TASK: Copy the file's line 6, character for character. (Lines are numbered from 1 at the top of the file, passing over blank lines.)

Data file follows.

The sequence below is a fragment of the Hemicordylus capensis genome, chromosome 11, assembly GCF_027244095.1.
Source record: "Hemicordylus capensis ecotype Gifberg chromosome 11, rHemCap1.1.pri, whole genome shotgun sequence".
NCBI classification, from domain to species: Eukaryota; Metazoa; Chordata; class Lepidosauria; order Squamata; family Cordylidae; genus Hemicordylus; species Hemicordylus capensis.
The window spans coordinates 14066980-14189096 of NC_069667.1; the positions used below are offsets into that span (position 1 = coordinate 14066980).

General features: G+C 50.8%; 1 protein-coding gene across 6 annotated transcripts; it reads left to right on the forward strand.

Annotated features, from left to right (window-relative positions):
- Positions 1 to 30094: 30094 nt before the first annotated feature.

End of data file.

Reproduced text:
Annotated features, from left to right (window-relative positions):